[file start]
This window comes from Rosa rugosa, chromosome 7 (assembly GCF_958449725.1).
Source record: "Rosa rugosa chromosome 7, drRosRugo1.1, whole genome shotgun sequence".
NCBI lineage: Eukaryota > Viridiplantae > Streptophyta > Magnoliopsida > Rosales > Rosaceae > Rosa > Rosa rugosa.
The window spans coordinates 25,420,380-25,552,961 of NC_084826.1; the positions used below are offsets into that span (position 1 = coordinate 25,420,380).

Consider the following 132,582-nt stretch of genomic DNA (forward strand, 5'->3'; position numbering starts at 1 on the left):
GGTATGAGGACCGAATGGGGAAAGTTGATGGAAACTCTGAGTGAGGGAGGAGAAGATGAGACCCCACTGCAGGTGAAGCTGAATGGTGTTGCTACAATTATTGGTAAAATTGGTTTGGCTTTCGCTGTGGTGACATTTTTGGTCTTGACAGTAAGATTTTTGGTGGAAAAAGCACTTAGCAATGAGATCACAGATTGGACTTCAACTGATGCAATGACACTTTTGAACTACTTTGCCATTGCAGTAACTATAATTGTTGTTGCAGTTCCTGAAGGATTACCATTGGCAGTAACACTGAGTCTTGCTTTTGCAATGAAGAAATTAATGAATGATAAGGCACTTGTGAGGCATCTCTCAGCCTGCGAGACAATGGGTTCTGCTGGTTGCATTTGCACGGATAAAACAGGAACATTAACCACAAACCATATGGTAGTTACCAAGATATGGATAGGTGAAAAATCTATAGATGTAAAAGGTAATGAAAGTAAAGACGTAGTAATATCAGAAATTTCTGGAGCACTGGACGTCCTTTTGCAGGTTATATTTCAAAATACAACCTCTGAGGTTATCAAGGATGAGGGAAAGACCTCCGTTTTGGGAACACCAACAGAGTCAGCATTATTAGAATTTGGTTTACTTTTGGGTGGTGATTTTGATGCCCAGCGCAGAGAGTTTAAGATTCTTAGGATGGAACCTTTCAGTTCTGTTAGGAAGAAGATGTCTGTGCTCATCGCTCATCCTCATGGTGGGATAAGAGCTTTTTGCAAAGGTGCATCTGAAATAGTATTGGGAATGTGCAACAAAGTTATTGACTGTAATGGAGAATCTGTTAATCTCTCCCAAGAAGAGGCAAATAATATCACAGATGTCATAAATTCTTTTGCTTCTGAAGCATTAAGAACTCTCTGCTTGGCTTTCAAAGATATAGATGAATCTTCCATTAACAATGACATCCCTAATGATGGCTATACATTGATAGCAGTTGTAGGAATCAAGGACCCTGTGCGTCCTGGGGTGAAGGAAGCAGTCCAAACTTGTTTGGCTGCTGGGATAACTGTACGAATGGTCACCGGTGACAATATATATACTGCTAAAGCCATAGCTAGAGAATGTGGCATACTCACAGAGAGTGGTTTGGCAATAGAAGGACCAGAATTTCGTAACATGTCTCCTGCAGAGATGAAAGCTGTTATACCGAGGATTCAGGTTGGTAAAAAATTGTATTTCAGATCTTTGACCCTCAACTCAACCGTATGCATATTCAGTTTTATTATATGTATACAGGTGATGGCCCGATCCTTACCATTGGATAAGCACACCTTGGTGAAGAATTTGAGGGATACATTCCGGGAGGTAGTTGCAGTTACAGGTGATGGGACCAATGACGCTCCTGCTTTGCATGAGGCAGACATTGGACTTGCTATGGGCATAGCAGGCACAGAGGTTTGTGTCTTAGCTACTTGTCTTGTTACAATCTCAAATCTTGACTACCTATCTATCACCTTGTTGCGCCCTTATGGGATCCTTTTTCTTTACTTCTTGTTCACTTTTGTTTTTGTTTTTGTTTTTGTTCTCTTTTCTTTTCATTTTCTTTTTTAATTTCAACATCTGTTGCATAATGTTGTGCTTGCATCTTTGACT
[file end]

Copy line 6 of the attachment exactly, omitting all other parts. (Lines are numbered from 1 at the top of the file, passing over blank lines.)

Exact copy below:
GGTATGAGGACCGAATGGGGAAAGTTGATGGAAACTCTGAGTGAGGGAGGAGAAGATGAGACCCCACTGCAGGTGAAGCTGAATGGTGTTGCTACAATTATTGGTAAAATTGGTTTGGCTTTCGCTGTGGTGACATTTTTGGTCTTGACAGTAAGATTTTTGGTGGAAAAAGCACTTAGCAATGAGATCACAGATTGGACTTCAACTGATGCAATGACACTTTTGAACTACTTTGCCATTGCAGTAACTATAATTGTTGTTGCAGTTCCTGAAGGATTACCATTGGCAGTAACACTGAGTCTTGCTTTTGCAATGAAGAAATTAATGAATGATAAGGCACTTGTGAGGCATCTCTCAGCCTGCGAGACAATGGGTTCTGCTGGTTGCATTTGCACGGATAAAACAGGAACATTAACCACAAACCATATGGTAGTTACCAAGATATGGATAGGTGAAAAATCTATAGATGTAAAAGGTAATGAAAGTAAAGACGTAGTAATATCAGAAATTTCTGGAGCACTGGACGTCCTTTTGCAGGTTATATTTCAAAATACAACCTCTGAGGTTATCAAGGATGAGGGAAAGACCTCCGTTTTGGGAACACCAACAGAGTCAGCATTATTAGAATTTGGTTTACTTTTGGGTGGTGATTTTGATGCCCAGCGCAGAGAGTTTAAGATTCTTAGGATGGAACCTTTCAGTTCTGTTAGGAAGAAGATGTCTGTGCTCATCGCTCATCCTCATGGTGGGATAAGAGCTTTTTGCAAAGGTGCATCTGAAATAGTATTGGGAATGTGCAACAAAGTTATTGACTGTAATGGAGAATCTGTTAATCTCTCCCAAGAAGAGGCAAATAATATCACAGATGTCATAAATTCTTTTGCTTCTGAAGCATTAAGAACTCTCTGCTTGGCTTTCAAAGATATAGATGAATCTTCCATTAACAATGACATCCCTAATGATGGCTATACATTGATAGCAGTTGTAGGAATCAAGGACCCTGTGCGTCCTGGGGTGAAGGAAGCAGTCCAAACTTGTTTGGCTGCTGGGATAACTGTACGAATGGTCACCGGTGACAATATATATACTGCTAAAGCCATAGCTAGAGAATGTGGCATACTCACAGAGAGTGGTTTGGCAATAGAAGGACCAGAATTTCGTAACATGTCTCCTGCAGAGATGAAAGCTGTTATACCGAGGATTCAGGTTGGTAAAAAATTGTATTTCAGATCTTTGACCCTCAACTCAACCGTATGCATATTCAGTTTTATTATATGTATACAGGTGATGGCCCGATCCTTACCATTGGATAAGCACACCTTGGTGAAGAATTTGAGGGATACATTCCGGGAGGTAGTTGCAGTTACAGGTGATGGGACCAATGACGCTCCTGCTTTGCATGAGGCAGACATTGGACTTGCTATGGGCATAGCAGGCACAGAGGTTTGTGTCTTAGCTACTTGTCTTGTTACAATCTCAAATCTTGACTACCTATCTATCACCTTGTTGCGCCCTTATGGGATCCTTTTTCTTTACTTCTTGTTCACTTTTGTTTTTGTTTTTGTTTTTGTTCTCTTTTCTTTTCATTTTCTTTTTTAATTTCAACATCTGTTGCATAATGTTGTGCTTGCATCTTTGACT